In the space of less than two years between late 1990 and mid 1992, Ed Kuepper released no fewer than six albums. Three – Today Wonder, Honey Steel’s Gold and Black Ticket Day – were released under his own name, and were predominantly acoustic. The other three were electrical storms of white light, white heat and white noise recorded with a band Kuepper called the Aints, a smirking pun on his first band, the Saints.
The Aints saw Kuepper reclaiming the songs and the energy of that band, feeding into an extended feud between the guitarist and singer Chris Bailey, who has continued to play under the Saints’ name since the original group split. According to the press release ahead of this tour, the Aints “sought to bring justice to the sound and attitude of the original Brisbane-based band”, which at least implies that an injustice was being done elsewhere.
Last year, Bailey took his version of the band on a 40th anniversary tour of the release of the single (I’m) Stranded. Now the Aints are doing the same, with the Saints’ first album of the same name released in 1977. And the first show of this tour is in Brisbane – at the Tivoli, no less, the city’s best-sounding room. Saved from demolition and development last year, the art-deco building is celebrating its centenary in partnership with the Brisbane Festival.
With that back story, and weight of history, this show is one of the most anticipated slots on the festival calendar. Kuepper’s timing couldn’t be better: a park in his old suburban stomping grounds of Oxley is being named in his honour; the Saints are receiving similar, long-belated civic recognition. Considering the band was formed in an era of repressive state conservatism, there’s an irony at seeing the occasional politician in the crowd.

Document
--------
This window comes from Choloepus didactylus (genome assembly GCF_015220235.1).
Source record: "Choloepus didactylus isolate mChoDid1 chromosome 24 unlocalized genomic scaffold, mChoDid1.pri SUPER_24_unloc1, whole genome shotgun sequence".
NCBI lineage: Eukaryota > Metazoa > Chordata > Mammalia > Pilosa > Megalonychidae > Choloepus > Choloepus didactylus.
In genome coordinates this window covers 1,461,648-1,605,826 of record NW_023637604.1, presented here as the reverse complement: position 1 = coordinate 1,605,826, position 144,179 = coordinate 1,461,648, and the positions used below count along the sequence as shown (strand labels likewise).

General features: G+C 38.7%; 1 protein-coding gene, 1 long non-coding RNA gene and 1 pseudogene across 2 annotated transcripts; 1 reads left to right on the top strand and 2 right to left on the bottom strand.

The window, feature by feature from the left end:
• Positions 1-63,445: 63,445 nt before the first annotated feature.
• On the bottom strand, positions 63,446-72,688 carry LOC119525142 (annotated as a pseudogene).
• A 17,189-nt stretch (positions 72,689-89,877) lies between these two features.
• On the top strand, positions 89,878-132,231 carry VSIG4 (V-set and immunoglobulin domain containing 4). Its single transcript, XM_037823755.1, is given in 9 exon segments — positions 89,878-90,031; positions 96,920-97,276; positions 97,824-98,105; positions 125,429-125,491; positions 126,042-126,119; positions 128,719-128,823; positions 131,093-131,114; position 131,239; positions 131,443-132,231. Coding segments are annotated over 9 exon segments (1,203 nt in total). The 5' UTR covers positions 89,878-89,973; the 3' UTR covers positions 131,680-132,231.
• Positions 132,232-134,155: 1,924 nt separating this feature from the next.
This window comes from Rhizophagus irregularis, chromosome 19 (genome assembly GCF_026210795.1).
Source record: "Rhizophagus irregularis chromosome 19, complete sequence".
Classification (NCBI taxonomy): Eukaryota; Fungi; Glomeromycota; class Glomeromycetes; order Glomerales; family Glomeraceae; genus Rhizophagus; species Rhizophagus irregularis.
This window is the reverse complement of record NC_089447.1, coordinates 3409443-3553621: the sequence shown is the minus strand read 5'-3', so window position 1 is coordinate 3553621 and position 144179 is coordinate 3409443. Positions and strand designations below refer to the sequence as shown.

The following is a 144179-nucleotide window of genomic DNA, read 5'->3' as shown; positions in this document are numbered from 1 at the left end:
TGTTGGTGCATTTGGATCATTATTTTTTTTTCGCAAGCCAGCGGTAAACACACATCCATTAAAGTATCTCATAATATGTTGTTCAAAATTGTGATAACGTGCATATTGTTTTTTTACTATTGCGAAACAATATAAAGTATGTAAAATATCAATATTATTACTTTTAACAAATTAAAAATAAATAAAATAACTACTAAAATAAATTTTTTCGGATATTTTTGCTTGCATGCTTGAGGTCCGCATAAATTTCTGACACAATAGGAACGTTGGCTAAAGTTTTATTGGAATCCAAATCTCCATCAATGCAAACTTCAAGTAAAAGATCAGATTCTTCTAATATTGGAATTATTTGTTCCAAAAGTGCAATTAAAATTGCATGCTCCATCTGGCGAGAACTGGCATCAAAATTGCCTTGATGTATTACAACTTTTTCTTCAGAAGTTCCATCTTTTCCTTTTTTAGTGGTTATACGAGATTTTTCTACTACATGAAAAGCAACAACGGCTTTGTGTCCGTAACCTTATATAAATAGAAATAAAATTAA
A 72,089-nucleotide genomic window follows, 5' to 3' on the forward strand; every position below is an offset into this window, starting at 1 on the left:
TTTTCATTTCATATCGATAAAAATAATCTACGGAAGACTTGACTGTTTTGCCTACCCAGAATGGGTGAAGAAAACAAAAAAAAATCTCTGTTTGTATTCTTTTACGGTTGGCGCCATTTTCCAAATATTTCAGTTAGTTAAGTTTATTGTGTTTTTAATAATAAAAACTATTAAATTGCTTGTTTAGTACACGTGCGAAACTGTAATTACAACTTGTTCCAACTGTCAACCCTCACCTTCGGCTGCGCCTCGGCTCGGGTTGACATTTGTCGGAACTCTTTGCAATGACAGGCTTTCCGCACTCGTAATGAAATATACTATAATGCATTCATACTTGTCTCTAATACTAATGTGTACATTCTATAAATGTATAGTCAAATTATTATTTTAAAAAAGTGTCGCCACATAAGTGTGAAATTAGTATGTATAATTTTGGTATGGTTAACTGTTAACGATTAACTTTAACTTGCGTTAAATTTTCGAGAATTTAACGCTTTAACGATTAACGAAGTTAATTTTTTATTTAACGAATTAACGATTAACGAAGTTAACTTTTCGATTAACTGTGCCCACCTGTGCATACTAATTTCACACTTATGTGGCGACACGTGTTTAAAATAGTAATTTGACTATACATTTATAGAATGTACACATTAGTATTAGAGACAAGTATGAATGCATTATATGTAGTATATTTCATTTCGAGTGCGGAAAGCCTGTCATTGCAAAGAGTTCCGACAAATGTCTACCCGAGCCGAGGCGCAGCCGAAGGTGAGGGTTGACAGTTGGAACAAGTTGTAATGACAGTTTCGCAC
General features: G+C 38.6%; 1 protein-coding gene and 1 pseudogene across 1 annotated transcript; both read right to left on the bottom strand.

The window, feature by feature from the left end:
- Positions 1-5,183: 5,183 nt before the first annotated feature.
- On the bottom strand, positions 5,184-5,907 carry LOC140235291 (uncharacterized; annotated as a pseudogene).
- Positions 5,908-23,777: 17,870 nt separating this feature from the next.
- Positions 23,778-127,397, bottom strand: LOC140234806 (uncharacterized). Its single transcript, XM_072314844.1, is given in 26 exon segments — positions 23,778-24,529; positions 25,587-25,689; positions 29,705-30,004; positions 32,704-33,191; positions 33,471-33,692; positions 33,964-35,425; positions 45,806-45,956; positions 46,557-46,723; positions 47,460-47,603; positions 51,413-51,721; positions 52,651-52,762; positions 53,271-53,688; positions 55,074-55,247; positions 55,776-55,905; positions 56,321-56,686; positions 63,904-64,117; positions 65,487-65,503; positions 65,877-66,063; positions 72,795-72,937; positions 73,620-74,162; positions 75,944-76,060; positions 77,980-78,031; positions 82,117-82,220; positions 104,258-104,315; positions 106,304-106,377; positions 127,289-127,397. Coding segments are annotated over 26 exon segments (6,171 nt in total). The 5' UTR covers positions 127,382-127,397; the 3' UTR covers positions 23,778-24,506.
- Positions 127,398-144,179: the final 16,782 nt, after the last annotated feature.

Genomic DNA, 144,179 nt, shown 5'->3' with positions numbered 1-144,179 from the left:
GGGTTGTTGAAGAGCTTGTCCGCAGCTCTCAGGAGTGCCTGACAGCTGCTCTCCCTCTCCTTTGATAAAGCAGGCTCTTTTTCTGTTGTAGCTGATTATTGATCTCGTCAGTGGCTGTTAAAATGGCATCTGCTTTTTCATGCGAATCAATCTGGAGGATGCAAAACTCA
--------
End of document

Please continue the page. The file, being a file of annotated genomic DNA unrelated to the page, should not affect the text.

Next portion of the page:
Flanked by former Sunnyboy Peter Oxley on bass and the Celibate Rifles’ Paul Larsen on drums, along with a horn section and long-term collaborator Alister Spence on keyboards, Kuepper’s band is built for purpose. He ambles on stage, cordially welcomes the crowd, and tears into This Perfect Day, its riff a hot-rod variation on the Stones’ Paint It, Black. There’s only one key ingredient missing: maximum volume.
It’s followed by The Prisoner, a brooding masterpiece from the Saints’ third album Prehistoric Sounds, but still, things are a little muted. It’s not until the fifth song, The Chameleon, that we feel the band’s full sonic punch as the brass is brought into play. Swing For The Crime is next, and that’s when the entire room lifts, Larsen pounding the song’s tumbling rhythm, the horns blowing the magnificent Stax-style soul break.
Then Kuepper deals a trio of wild cards. The first two are songs which he says were written but never recorded, or played live, by the original band. The first is called SOS ’75 and is as brutal as anything recorded on the band’s debut; the second, Demolition Girl Part 2, was slated for the same album but dropped (it’s also about half the speed of Part 1). The third, Red Aces, was recorded by the Aints on their third and final album Autocannibalism.
In a sense, it’s the highlight of the night to hear these songs, breaking up the predictability of the set list. It also would have been a pleasure to hear more from Ascension and Autocannibalism, the Aints’ excellent pair of studio albums, which featured non-Saints material. But that’s not what this night’s about, and certainly not what the crowd is here for. For the rest of the set, it’s one stone classic after another.
It peaks with Nights In Venice – this time, the riff a molten, sped-up take on Led Zeppelin’s Communication Breakdown – and Messin’ With The Kid. They’re the two lengthiest cuts from (I’m) Stranded, and two of the first songs the band wrote, dating back to 1973–74, when Kuepper and Bailey were teenagers. Messin’ With The Kid especially is still towering, and the addition of brass gives it even more swing and heft.
On Nights In Venice, Kuepper forgets a number of lyrics, as he does on the inevitable closing one-two of Stranded and Know Your Product. Perhaps it’s nerves, or how rarely he performs these songs, but it’s doubtful too many people care, since everyone else in the room knows them backwards. Kuepper, clearly amused and enjoying himself, gets the crowd to sing the opening riff of Know Your Product before leading the band through the song.
They encore with Ike and Tina Turner’s River Deep, Mountain High, a Saints staple from their earliest days. At the song’s centre, Kuepper takes one of his greatest solos, breaking down and rebuilding the pop standard. This wasn’t a perfect night – there were ragged moments, and the sound quality was variable. But when it all clicked, to quote a line from Nights In Venice, the Aints “hit me like a deathray, baby, from above”.
First published in The Guardian, 28 September 2017